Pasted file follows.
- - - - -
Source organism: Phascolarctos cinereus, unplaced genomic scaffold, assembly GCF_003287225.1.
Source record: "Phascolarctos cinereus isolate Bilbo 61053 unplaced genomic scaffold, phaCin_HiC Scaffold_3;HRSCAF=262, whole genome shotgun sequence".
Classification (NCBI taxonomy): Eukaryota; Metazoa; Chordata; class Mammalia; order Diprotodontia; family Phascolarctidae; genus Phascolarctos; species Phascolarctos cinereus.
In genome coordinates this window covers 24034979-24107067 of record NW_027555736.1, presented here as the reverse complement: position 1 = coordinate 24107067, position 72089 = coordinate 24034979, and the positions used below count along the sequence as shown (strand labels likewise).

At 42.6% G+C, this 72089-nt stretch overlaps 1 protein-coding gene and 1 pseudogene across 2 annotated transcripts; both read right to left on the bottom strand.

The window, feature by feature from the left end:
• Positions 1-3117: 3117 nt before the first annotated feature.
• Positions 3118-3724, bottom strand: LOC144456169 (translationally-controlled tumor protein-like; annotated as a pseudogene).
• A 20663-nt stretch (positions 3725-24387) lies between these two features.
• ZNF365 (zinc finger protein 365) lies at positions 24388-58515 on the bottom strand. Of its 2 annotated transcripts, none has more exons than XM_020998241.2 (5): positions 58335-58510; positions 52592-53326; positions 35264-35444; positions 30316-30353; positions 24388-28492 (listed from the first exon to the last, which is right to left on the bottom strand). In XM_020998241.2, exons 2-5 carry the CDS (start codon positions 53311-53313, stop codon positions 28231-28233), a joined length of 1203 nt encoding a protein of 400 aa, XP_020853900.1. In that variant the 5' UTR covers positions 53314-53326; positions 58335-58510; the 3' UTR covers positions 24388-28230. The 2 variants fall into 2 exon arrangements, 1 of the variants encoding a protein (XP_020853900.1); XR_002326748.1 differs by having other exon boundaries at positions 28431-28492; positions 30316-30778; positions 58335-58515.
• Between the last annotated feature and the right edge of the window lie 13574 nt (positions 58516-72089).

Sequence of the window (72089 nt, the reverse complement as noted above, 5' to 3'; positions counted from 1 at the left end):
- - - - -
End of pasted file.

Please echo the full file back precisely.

Source organism: Phascolarctos cinereus, unplaced genomic scaffold, assembly GCF_003287225.1.
Source record: "Phascolarctos cinereus isolate Bilbo 61053 unplaced genomic scaffold, phaCin_HiC Scaffold_3;HRSCAF=262, whole genome shotgun sequence".
Classification (NCBI taxonomy): Eukaryota; Metazoa; Chordata; class Mammalia; order Diprotodontia; family Phascolarctidae; genus Phascolarctos; species Phascolarctos cinereus.
In genome coordinates this window covers 24034979-24107067 of record NW_027555736.1, presented here as the reverse complement: position 1 = coordinate 24107067, position 72089 = coordinate 24034979, and the positions used below count along the sequence as shown (strand labels likewise).

At 42.6% G+C, this 72089-nt stretch overlaps 1 protein-coding gene and 1 pseudogene across 2 annotated transcripts; both read right to left on the bottom strand.

The window, feature by feature from the left end:
• Positions 1-3117: 3117 nt before the first annotated feature.
• Positions 3118-3724, bottom strand: LOC144456169 (translationally-controlled tumor protein-like; annotated as a pseudogene).
• A 20663-nt stretch (positions 3725-24387) lies between these two features.
• ZNF365 (zinc finger protein 365) lies at positions 24388-58515 on the bottom strand. Of its 2 annotated transcripts, none has more exons than XM_020998241.2 (5): positions 58335-58510; positions 52592-53326; positions 35264-35444; positions 30316-30353; positions 24388-28492 (listed from the first exon to the last, which is right to left on the bottom strand). In XM_020998241.2, exons 2-5 carry the CDS (start codon positions 53311-53313, stop codon positions 28231-28233), a joined length of 1203 nt encoding a protein of 400 aa, XP_020853900.1. In that variant the 5' UTR covers positions 53314-53326; positions 58335-58510; the 3' UTR covers positions 24388-28230. The 2 variants fall into 2 exon arrangements, 1 of the variants encoding a protein (XP_020853900.1); XR_002326748.1 differs by having other exon boundaries at positions 28431-28492; positions 30316-30778; positions 58335-58515.
• Between the last annotated feature and the right edge of the window lie 13574 nt (positions 58516-72089).

Sequence of the window (72089 nt, the reverse complement as noted above, 5' to 3'; positions counted from 1 at the left end):